CareSource Foundation Donates $218,000 to Cincinnati Children’s

Gift Supports Medical Center’s Efforts to Help Transition Teens Who Are Aging Out of Foster Care

Tuesday, August 19, 2014

Cincinnati Children’s is proud to announce a $218,000 gift from the CareSource Foundation to support the development of a two-year pilot program. The program assists youth as they plan for independent living, preparing them as they identify a medical home and transition to independent health care utilization and health management.

Mary Greiner, M.D. and Sarah Beal, Ph.D., of Cincinnati Children’s, will oversee the pilot program designed to increase the use of primary care physicians and decrease urgent care visits. Cincinnati Children’s CHECK Foster Care Clinic and Transition Medicine Clinic will collaborate with community agencies to address the significant gap in health care and personal health knowledge for those in the program.

More than 12,000 children in Ohio are in foster care and 2,500 of them live in Hamilton County. Many are placed into care due to neglect, abuse or parental abandonment. Children in foster care are six times more likely to have developmental delays and between 30 and 80 percent of children in foster care have chronic medical problems that need consistent, coordinated care. While in foster care, these children have some access to health care, but many lose that support once they turn 18. Suddenly, these vulnerable young adults are left to navigate adult health care without guidance or an understanding of where to go to get the care needed. As a result, many young people who are alumni of the foster care system do not use health care appropriately and struggle to maintain their health, which can affect their abilities to remain in school, secure housing, and find and keep employment. While current preparation through independent living programs covers many of the things youth need to succeed as adults, health care has historically not been part of that training.

“With programs like the CHECK Clinic at Cincinnati Children’s, we’re doing a better job of coordinating the health care of children while they are in foster care,” Dr. Greiner stated. “But there is a real and immediate need to focus attention on teens to help them understand their health care needs and empower them to take control of their health and well-being before they leave foster care.”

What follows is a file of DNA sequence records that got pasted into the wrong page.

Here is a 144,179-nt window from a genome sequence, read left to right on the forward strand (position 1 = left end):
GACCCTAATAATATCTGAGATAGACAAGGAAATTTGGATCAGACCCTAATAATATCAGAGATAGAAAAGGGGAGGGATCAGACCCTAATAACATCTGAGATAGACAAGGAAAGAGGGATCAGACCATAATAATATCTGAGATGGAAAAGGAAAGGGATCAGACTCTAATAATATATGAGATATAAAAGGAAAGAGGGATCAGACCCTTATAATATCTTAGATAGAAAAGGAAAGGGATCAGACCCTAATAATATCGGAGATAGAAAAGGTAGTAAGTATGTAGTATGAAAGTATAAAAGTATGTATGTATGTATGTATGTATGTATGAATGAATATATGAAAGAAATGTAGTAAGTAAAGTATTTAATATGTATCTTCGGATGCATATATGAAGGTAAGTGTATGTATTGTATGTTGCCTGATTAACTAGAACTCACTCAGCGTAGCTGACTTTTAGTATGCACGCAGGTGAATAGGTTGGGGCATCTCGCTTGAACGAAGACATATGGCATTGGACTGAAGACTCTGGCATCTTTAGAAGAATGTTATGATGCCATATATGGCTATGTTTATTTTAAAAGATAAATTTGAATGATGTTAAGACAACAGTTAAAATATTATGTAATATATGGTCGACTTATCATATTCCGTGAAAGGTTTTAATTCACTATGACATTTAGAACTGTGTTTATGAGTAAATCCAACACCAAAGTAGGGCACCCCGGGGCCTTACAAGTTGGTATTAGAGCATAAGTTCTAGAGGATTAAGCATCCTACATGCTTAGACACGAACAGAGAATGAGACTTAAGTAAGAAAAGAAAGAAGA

Cincinnati Children’s proposed this pilot program that builds on existing networks to address the critical health care needs of teens aging out of foster care. “The timing is perfect for our community to build this health care support network from the ground up,” says Dr. Greiner. “With this generous gift from the CareSource Foundation, we hope to help vulnerable teens aging out of foster care become engaged and in control of their health care, in turn helping them gain a strong foothold as they enter adulthood.”

The CareSource Foundation agreed and took hold of this opportunity to make a real difference in the lives of foster children in our community. “We are pleased to fund Cincinnati Children’s for the CHECK Foster Care Clinic and Transition Medicine Clinic. This program is fundamental for foster children emancipated from care and will someday likely serve as a model program for foster youth programs across the country,” said Cathy Ponitz, Executive Director, CareSource Foundation.

Cincinnati Children’s is proud to partner with the CareSource Foundation for this important work. “This gift from the CareSource Foundation will empower us to help youth in foster care have a healthier and, ultimately, more successful transition out of foster care,” says Dr. Greiner. “It’s a significant contribution and we’re thrilled to have the CareSource Foundation as a partner in this work.”

About Cincinnati Children’s

Cincinnati Children’s Hospital Medical Center ranks third in the nation among all Honor Roll hospitals in U.S.News & World Report’s 2014 Best Children’s Hospitals. It is also ranked in the top 10 for all 10 pediatric specialties. Cincinnati Children’s, a non-profit organization, is one of the top three recipients of pediatric research grants from the National Institutes of Health, and a research and teaching affiliate of the University of Cincinnati College of Medicine. The medical center is internationally recognized for improving child health and transforming delivery of care through fully integrated, globally recognized research, education and innovation. Additional information can be found at Connect on the Cincinnati Children’s blog, via Facebook and on Twitter.

Contact Information

Danielle Jones, 513-636-9473,